Tuesday, 21 February 2017
Acknowledgements: AIR FACTS (John Zimmerman)
Becoming a pilot changes who you are, even if you don’t realise it at first. Sure, there are the practical lessons about maths, physics, and engineering you don’t encounter in everyday life. But as a recent trip through my logbook proved, aviation offers courses in the humanities as well as the hard sciences. For over five years now, I’ve been logging all of my flights on my iPad. I started doing it because I’m lazy, and logbook apps make it easy to fill out the annual insurance form. I quickly discovered there are other benefits, though, including the ability to save detailed information about every flight. I log the basics, but now I add much more, from pictures and GPS track logs to Fore-Flight screenshots and even a “lessons learned” area in the notes section. The result is a sort of aviation scrapbook, and a great reminder of how much airplanes have helped me grow. A few themes emerged after reading through five years of entries. Some are obvious but were reinforced in memorable ways. Others were new to me. All of them were made real by the emotions and sensations of being in the air.
1. Memories are often better than the actual event. .
I’ve learned this countless times in aviation – indeed, that description above applies to many first solo flights in addition to weddings. It was thrilling for sure, but it was over in a matter of minutes. The true enjoyment comes from the sense of accomplishment and the time you spend reflecting on it, even decades later.
2. You can do it if you keep working.
Just about every pilot I know, no matter how good, has struggled at one point in his or her flying career. Whether it was crosswind landings or VOR approaches that caused the speed bump, the answer is almost always to re-dedicate yourself and push on through. This comes as a shock for some pilots, especially for older adults who learn to fly and are used to being successful at everything. The reality check can be tough, but it’s a valuable reminder that we are all students. That’s the word that appeared frequently in my logbook as I learned to fly helicopters after 15 years of flying fixed wing aircraft. One entry simply says, “I am a student again and I feel like it!” Part of me doubted whether I could actually master all the skills required for the check ride. Mastery and confidence eventually came, but not before I spent a lot of late nights studying the textbooks and a lot of sweltering days practising my hovering skills. No one is born knowing how to become and remain a pilot – it takes practice.
3. Keep calm and carry on. When something abnormal happens, whether it’s a flashing red light in the cockpit or a sudden life event, some people can’t help but panic. This “fight or flight” response was helpful 50,000 years ago on the Savannah of Africa, but it’s ill-suited to most modern scenarios. In the cockpit, it might be the difference between tragedy and a good story at the bar. Perhaps the single most valuable skill aviation has taught me is how to manage my emotions and remain focused in the face of serious situations. On one flight the air was so rough that I attached the upper air analysis charts and PIREP screenshots to my logbook entry, as if to prove that it really was that bad. Miserable is about the only word that fits, but I can clearly remember a sort of calm that came over me. The only option was to slow down and focus on keeping the wings level. Everything else was pushed out of my brain, which felt strangely comforting. Besides, panic would have done no good in this situation.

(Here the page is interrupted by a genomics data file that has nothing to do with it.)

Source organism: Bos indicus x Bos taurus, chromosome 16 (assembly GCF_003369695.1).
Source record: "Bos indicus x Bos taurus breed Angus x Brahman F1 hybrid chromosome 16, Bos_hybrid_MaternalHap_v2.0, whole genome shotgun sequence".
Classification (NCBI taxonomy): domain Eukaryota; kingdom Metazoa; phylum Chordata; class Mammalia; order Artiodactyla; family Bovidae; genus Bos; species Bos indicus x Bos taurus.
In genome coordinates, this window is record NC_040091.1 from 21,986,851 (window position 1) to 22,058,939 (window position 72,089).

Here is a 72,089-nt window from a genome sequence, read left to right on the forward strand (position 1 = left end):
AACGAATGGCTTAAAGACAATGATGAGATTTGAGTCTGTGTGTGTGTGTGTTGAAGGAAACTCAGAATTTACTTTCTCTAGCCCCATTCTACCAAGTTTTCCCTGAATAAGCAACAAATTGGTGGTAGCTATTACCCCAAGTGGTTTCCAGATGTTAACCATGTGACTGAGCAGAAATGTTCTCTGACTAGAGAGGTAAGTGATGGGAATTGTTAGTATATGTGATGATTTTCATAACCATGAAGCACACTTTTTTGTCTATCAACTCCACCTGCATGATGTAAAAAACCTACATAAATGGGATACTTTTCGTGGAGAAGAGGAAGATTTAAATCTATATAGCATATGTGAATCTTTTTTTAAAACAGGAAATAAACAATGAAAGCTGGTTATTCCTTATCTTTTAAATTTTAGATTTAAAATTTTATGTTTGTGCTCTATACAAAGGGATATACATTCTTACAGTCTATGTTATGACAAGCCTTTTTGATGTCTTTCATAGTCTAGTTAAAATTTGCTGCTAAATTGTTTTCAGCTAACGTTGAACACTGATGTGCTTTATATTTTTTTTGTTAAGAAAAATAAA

4. Most people are the same at heart. If you spend any time reading the news or checking social media, it’s easy to feel like humans have very little in common. Differences these days are very real, but I think they’re overblown in many cases. Most aviation people like to share the joy of flying with others who are receptive. The FBO owner at a small grass strip in Indiana who left his dying father’s bedside to pump some gas for me, then tried to refuse payment for it – he simply loved meeting new pilots and showing off his airport. The same could be said about the hundreds of meetings at Oshkosh, when strangers who probably disagree about a lot of issues find ways to connect about their shared passion. I think the real answer is that when human beings meet face to face – not hidden behind the almighty veil of social media – they are a lot nicer to each other.
5. There’s always someone better than you. Feeling great in that Cirrus? Be patient – you’ll probably park next to a gleaming new King Air 350 and suddenly feel inadequate. Love that turbocharged twin you just bought because it can take you to 18,000 feet? One day you’ll be slamming through the summertime build-ups, dreaming about the jet jockeys at FL390 who are above all the weather. No matter how far up the food chain you climb – in houses, job titles, airplanes or pilot ratings – there will always be someone higher. While pilots aren’t generally known for humility, aviation has a lot of important lessons to teach here. The best advice is to fly because it makes your life better (in whatever way matters to you), not because of the signals it sends to others.
6. There’s no such thing as a free lunch. This law applies to almost everything in life. That “free” service is hardly free; you’re simply paying for it in some other way. Aviation practically wrote the book on this topic, especially when it comes to airplane designs. In the race for speed, payload and fuel efficiency, you can pick two but never all three. Or consider performance: you can climb, but only by paying for it with airspeed. Airplanes, like life, are all about trade-offs.
7. Life is not fair. Flying has reminded me of it many times. On one long cross-country a few years ago, a 20-knot tailwind on the eastbound leg somehow turned into a 55-knot headwind on the return leg, just two hours later. Not exactly life-altering, but frustrating. I can’t remember a time when the tailwind was stronger than the headwind, in fact. More seriously, one of the finest and most thoughtful pilots I know crashed his airplane some years ago after a fluke mechanical failure. Meanwhile, a marginal pilot I have flown with once before (but never again) somehow manages to escape disaster year after year, even while pushing a lot of boundaries. This isn’t a reason to break the rules or give up hope, just a reminder that you can do everything right and still end up on the wrong side of things.